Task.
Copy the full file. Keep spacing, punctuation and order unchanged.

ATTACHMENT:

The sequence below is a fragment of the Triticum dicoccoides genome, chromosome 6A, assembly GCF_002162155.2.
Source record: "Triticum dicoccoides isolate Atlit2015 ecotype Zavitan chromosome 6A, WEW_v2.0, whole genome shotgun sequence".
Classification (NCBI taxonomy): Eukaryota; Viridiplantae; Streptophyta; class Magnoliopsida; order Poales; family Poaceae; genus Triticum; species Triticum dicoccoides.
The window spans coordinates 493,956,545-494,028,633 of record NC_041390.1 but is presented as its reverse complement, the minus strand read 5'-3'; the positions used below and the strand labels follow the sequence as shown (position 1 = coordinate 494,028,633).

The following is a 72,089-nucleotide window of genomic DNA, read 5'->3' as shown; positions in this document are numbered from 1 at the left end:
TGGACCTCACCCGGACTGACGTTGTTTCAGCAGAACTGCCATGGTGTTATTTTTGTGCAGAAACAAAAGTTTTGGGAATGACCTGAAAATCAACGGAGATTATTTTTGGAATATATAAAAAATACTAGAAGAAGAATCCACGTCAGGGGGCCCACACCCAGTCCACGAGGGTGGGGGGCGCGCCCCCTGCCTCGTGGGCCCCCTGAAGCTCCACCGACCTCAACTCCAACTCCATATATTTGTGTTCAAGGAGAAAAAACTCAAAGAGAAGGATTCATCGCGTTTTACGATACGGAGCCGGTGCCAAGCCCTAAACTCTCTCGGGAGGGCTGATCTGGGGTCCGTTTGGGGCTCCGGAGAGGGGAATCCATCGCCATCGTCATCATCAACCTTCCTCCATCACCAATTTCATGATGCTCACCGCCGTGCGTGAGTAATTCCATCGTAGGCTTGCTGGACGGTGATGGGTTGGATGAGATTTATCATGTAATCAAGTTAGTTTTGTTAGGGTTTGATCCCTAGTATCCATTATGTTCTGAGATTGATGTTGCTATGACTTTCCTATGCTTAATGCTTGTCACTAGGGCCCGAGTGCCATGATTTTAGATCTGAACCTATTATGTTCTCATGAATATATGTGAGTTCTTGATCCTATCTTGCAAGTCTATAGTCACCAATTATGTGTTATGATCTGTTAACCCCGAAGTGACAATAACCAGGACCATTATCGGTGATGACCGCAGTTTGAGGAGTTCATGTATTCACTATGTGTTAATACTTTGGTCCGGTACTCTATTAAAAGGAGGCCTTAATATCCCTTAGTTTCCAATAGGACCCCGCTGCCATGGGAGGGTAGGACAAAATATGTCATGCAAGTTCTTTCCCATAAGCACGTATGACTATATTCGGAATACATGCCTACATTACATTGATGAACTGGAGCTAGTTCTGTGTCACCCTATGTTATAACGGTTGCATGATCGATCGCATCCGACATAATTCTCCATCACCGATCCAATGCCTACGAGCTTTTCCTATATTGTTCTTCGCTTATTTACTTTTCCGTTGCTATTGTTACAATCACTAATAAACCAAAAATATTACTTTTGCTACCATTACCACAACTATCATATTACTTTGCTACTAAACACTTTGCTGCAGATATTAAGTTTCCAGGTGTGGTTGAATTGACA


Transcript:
The sequence below is a fragment of the Triticum dicoccoides genome, chromosome 6A, assembly GCF_002162155.2.
Source record: "Triticum dicoccoides isolate Atlit2015 ecotype Zavitan chromosome 6A, WEW_v2.0, whole genome shotgun sequence".
Classification (NCBI taxonomy): Eukaryota; Viridiplantae; Streptophyta; class Magnoliopsida; order Poales; family Poaceae; genus Triticum; species Triticum dicoccoides.
The window spans coordinates 493,956,545-494,028,633 of record NC_041390.1 but is presented as its reverse complement, the minus strand read 5'-3'; the positions used below and the strand labels follow the sequence as shown (position 1 = coordinate 494,028,633).

The following is a 72,089-nucleotide window of genomic DNA, read 5'->3' as shown; positions in this document are numbered from 1 at the left end:
TGGACCTCACCCGGACTGACGTTGTTTCAGCAGAACTGCCATGGTGTTATTTTTGTGCAGAAACAAAAGTTTTGGGAATGACCTGAAAATCAACGGAGATTATTTTTGGAATATATAAAAAATACTAGAAGAAGAATCCACGTCAGGGGGCCCACACCCAGTCCACGAGGGTGGGGGGCGCGCCCCCTGCCTCGTGGGCCCCCTGAAGCTCCACCGACCTCAACTCCAACTCCATATATTTGTGTTCAAGGAGAAAAAACTCAAAGAGAAGGATTCATCGCGTTTTACGATACGGAGCCGGTGCCAAGCCCTAAACTCTCTCGGGAGGGCTGATCTGGGGTCCGTTTGGGGCTCCGGAGAGGGGAATCCATCGCCATCGTCATCATCAACCTTCCTCCATCACCAATTTCATGATGCTCACCGCCGTGCGTGAGTAATTCCATCGTAGGCTTGCTGGACGGTGATGGGTTGGATGAGATTTATCATGTAATCAAGTTAGTTTTGTTAGGGTTTGATCCCTAGTATCCATTATGTTCTGAGATTGATGTTGCTATGACTTTCCTATGCTTAATGCTTGTCACTAGGGCCCGAGTGCCATGATTTTAGATCTGAACCTATTATGTTCTCATGAATATATGTGAGTTCTTGATCCTATCTTGCAAGTCTATAGTCACCAATTATGTGTTATGATCTGTTAACCCCGAAGTGACAATAACCAGGACCATTATCGGTGATGACCGCAGTTTGAGGAGTTCATGTATTCACTATGTGTTAATACTTTGGTCCGGTACTCTATTAAAAGGAGGCCTTAATATCCCTTAGTTTCCAATAGGACCCCGCTGCCATGGGAGGGTAGGACAAAATATGTCATGCAAGTTCTTTCCCATAAGCACGTATGACTATATTCGGAATACATGCCTACATTACATTGATGAACTGGAGCTAGTTCTGTGTCACCCTATGTTATAACGGTTGCATGATCGATCGCATCCGACATAATTCTCCATCACCGATCCAATGCCTACGAGCTTTTCCTATATTGTTCTTCGCTTATTTACTTTTCCGTTGCTATTGTTACAATCACTAATAAACCAAAAATATTACTTTTGCTACCATTACCACAACTATCATATTACTTTGCTACTAAACACTTTGCTGCAGATATTAAGTTTCCAGGTGTGGTTGAATTGACA